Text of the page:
• Squad leader: A limited class, these non-commissioned officer have command of squads to order them, have clearance to mark positions for fire support at the decision of their team's commander, count as extra for in objective zones, and squad members can elect to respawn at their position. While armed with anti-personnel grenades and another gun, their class' most valuable "weapon" is their smoke grenade which can be used to screen allies so they have clear routes with which to run by enemy positions and attack. They also have binoculars to aid in spotting enemies and finding desirable coordinates for indirect fire missions. Squad leaders can elect to use a sub-machine gun to aid in attacking with other Assaults or hang back with a semi-automatic rifle to provide covering fire (and more safely provide a spawn point closer to the front).
      • Commander: The most limited class in that your team always can only have one, these commissioned officers can command the team's squads and are the only ones with the clearance to use a radio to call in mortar, artillery or rocket fire support on positions. These require a mark on a coordinate set by the eyes/binoculars of the commander himself, or the team's squad leaders. The radio can also be used to call in aerial recon to report enemy positions to the entire team, or instantly respawn all allied players waiting on the queue. The radio's options all have cooldowns associated with them, requiring decisive and appropriate use to them - a commander must watch the battlefield and work with their team and vice-versa to ensure victory. While armed similarly as squad leaders (even having an extra smoke grenade) and also counting twice in objective zones, it is certainly risky for the team to be without the support sent by the radio should their commander be dead, and so commanders are better off staying alive to call in support for their team with the radio and laying down smoke rather than shooting at the enemy themselves.
      • Tanks: Operated by a commander and crewmen - a driver, a hull gunner, main gunner (commander and main gunner are overlapped by the Russians) and an AI to do the boring job of loading the main gun. Should any of the crew die, the survivors must cope by taking time to swap seats as necessary to perform the dead's duties.
    • Rising Storm also added a few classes:
      • Flamethrower: US only class. Equipped with a heavy flamethrower and pistol, he is slow and the flames he uses are very visible with limited range (this is somewhat alleviated with later ranks letting the class carry a carbine rifle instead of a pistol). Hard to use around anywhere open on account of this, but potentially incredibly effective on both offense and defense with his flamethrower bringing down his unfortunate enemies nigh instantly.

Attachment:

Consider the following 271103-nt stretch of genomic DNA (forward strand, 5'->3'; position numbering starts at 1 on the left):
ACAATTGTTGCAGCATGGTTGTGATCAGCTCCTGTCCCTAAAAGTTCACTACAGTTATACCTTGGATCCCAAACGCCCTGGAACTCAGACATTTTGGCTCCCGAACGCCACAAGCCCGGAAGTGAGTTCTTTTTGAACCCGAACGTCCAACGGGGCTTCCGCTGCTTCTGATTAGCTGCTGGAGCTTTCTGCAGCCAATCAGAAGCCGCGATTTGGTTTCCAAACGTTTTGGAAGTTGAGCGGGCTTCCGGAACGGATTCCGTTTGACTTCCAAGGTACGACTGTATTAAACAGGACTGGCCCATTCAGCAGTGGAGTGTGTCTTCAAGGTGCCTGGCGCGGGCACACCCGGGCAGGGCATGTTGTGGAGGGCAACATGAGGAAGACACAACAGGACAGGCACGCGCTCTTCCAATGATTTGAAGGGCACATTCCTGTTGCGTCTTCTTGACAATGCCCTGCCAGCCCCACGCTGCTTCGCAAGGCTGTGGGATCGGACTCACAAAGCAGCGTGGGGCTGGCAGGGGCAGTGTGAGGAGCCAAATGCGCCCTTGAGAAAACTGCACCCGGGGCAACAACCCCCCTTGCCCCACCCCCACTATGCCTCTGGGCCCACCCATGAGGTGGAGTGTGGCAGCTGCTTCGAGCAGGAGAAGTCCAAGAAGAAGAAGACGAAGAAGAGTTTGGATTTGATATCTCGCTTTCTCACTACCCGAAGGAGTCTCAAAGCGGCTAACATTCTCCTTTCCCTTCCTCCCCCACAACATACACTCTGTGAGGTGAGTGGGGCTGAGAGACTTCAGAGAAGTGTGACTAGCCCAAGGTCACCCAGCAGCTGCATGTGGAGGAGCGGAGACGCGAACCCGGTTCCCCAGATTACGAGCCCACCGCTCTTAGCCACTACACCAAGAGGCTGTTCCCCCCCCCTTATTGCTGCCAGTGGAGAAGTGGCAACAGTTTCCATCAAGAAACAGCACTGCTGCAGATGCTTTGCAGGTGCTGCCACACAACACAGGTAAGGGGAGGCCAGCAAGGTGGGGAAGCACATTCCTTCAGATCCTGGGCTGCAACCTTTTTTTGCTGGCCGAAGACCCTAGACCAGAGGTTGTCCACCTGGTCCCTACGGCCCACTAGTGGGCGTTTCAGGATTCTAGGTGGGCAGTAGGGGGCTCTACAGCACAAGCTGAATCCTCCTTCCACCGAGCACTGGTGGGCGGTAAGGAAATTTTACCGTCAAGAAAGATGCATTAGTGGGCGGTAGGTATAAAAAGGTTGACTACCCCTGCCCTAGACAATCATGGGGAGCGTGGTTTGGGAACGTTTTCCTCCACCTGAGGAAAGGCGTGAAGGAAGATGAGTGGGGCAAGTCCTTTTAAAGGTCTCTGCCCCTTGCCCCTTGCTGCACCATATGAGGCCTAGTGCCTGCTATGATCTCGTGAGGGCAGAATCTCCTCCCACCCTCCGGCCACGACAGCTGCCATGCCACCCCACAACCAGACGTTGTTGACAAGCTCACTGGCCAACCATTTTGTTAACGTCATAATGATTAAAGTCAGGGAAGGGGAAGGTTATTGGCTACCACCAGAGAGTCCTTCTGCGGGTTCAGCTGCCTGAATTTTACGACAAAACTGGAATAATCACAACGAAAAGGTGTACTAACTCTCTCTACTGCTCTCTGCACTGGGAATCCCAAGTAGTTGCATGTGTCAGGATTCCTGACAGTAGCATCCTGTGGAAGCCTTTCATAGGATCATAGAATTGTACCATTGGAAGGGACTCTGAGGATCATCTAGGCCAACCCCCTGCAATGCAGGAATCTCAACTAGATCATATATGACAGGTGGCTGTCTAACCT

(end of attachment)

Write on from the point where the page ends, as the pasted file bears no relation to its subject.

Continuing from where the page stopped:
• Mortar: Japanese only class. Rifleman loadout, but carries a knee mortar that can be used for direct and in-direct fire. Effective at medium-long ranges, bombarding enemies whose weapons usually make it difficult for his team from having any chance in a straight shoot-out.
      • Recon: US only. Available only on a few maps, the recon is a sniper who can set artillery targets for the commander.
      • Automatic Rifleman: US only, replacing Elite Rifleman. Since the US has semiautomatic M1 Garand for Riflemen, this class instead get to use the Browning Automatic Rifle (a lighter, slower-firing machine gun with a smaller magazine that can fire automatically without being set-up) and a pistol.
  • Charged Attack: Melee attacks in Heroes of Stalingrad and Rising Storm can be swung fast to do some damage or have the button held down to ensure a kill with a hit.
    • Doing this while sprinting also causes the attack to cause some suppression. There are faction-specific benefits to doing this - Germans suppress more after having already killed enemies, Russians resist suppression and suppress more if done simultaneously with nearby allies, and the Japanese also suppress better if done simultaneously with nearby allies while letting the chargers ignore some damage that otherwise would kill them. Americans have no faction-specific benefit to charging.
  • Concealment Equals Cover: Averted Trope in Heroes of Stalingrad and Rising Storm. The standard high-powered rifles easily pierce through the thin walls of houses or sheet metal to One-Hit Kill the poor bastard behind it. Think carefully about firing and potentially exposing your position... being unable to see and shoot at someone isn't necessarily mutual.
    • Anti-tank rifles are even capable of destroying some light obstacles or trees.
  • Death from Above: Commanders in Heroes of Stalingrad and Rising Storm can call in mortar, artillery and rocket fire missions on positions marked by themselves or allied squad leaders - proper use of these are vital to attacking and defending alike, obliterating enemies hit by them and strongly suppressing the survivors close by. The Japanese team in Rising Storm also has a Light Mortar class which includes a small mortar for the class to direct-fire or over an arc onto a location.